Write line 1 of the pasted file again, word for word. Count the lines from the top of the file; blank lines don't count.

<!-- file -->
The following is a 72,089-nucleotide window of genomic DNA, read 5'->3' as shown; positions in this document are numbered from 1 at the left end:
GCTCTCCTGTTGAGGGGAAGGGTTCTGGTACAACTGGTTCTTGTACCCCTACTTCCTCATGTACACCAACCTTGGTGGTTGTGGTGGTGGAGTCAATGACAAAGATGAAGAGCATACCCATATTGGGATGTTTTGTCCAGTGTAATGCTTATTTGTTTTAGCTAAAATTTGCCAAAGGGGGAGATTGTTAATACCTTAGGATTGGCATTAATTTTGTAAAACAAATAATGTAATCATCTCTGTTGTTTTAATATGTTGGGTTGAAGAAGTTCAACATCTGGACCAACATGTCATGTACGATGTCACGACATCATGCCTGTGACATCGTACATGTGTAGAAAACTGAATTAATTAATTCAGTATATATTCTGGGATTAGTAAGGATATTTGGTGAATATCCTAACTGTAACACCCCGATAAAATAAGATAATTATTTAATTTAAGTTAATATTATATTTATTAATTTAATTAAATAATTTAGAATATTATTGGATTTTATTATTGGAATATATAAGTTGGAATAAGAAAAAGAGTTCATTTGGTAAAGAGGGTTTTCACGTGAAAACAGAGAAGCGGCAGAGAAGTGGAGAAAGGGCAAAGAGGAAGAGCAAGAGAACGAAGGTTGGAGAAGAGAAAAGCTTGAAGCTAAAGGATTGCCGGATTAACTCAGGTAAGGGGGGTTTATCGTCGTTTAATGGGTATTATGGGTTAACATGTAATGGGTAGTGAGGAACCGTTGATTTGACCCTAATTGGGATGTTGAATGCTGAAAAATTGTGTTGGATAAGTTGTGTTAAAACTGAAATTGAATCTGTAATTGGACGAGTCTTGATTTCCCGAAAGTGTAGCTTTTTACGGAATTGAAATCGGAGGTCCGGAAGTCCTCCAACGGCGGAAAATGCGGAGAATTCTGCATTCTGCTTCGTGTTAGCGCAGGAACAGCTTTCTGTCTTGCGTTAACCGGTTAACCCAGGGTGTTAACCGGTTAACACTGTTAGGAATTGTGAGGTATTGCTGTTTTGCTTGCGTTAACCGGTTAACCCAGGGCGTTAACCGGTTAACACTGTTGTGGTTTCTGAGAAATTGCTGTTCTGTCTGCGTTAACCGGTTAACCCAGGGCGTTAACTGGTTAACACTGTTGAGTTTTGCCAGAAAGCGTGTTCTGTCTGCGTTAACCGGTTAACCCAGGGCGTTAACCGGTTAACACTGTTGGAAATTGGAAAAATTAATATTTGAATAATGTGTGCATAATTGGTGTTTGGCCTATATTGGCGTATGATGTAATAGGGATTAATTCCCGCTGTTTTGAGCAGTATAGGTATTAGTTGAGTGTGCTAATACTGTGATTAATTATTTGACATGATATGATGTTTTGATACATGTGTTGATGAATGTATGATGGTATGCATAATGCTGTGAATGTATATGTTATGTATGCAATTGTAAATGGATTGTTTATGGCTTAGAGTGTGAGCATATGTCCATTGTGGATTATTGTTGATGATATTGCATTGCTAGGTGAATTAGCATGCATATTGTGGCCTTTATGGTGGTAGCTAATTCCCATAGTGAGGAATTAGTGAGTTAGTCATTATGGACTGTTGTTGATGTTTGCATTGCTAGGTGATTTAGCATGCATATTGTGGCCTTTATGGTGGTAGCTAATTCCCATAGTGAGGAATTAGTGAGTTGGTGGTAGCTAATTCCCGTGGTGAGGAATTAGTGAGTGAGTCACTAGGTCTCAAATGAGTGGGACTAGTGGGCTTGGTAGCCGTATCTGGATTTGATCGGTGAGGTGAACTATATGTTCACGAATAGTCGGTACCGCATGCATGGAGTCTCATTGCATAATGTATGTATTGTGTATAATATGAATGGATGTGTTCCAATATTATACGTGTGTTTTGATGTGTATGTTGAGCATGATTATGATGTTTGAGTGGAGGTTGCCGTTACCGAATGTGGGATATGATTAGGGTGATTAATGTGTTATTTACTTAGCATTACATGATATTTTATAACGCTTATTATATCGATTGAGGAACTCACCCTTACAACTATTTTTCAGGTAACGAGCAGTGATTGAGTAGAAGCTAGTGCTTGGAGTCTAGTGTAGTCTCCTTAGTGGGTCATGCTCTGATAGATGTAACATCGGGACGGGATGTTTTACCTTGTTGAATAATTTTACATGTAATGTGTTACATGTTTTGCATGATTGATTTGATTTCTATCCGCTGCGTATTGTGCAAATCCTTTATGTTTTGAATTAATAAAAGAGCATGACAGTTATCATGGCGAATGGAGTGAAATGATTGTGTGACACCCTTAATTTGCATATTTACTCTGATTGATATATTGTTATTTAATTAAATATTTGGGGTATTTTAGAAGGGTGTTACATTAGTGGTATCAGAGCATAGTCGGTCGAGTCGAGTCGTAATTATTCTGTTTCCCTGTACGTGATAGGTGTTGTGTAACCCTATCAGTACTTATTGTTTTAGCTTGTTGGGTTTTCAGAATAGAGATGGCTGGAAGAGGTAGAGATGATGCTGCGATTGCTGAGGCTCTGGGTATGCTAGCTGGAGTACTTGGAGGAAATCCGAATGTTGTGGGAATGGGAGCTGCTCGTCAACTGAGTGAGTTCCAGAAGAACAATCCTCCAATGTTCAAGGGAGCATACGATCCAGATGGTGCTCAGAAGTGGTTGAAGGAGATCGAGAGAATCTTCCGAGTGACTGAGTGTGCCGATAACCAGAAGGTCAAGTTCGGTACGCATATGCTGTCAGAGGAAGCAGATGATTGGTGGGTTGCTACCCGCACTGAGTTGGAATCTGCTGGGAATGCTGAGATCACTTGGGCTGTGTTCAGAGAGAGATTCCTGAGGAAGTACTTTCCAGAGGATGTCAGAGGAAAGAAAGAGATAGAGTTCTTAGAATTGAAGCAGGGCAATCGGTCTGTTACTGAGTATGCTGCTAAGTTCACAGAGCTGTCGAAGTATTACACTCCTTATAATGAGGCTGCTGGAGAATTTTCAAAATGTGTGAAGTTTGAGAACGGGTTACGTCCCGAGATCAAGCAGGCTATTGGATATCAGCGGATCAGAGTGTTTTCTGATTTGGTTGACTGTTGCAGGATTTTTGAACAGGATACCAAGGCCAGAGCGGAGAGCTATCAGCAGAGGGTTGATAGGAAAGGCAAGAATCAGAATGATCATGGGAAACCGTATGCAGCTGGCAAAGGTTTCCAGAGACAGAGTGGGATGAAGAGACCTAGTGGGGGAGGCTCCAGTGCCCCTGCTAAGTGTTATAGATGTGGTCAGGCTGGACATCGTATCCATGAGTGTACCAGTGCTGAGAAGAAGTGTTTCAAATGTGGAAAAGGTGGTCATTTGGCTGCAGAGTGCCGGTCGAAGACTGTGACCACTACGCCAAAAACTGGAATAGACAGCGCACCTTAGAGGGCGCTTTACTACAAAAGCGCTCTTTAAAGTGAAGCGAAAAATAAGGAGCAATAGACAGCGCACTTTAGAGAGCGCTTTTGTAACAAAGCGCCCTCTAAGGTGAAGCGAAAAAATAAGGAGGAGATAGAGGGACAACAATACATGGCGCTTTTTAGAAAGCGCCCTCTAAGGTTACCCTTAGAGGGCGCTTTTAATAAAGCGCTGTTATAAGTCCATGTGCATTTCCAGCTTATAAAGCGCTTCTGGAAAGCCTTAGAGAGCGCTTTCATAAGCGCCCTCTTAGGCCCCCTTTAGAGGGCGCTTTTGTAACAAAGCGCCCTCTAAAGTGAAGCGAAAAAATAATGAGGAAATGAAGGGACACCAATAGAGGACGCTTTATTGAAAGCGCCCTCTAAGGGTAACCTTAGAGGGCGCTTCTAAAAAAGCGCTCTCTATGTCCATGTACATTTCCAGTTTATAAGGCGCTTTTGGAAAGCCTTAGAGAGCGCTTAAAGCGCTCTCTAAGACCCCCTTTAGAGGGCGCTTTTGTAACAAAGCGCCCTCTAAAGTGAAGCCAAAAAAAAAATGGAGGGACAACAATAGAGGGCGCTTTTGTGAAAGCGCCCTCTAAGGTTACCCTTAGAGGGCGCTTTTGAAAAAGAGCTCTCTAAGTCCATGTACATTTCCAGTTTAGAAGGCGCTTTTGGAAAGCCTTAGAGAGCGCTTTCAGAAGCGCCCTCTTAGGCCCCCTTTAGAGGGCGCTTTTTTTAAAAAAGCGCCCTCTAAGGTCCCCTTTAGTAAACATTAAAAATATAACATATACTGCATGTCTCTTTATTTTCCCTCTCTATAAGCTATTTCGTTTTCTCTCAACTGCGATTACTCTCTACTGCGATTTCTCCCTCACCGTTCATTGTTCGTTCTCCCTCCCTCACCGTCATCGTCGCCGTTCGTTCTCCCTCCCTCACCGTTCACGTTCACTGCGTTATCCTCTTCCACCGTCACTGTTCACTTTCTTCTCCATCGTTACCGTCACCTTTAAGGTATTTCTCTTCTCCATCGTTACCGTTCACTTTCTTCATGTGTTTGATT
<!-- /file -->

The following is a 72,089-nucleotide window of genomic DNA, read 5'->3' as shown; positions in this document are numbered from 1 at the left end: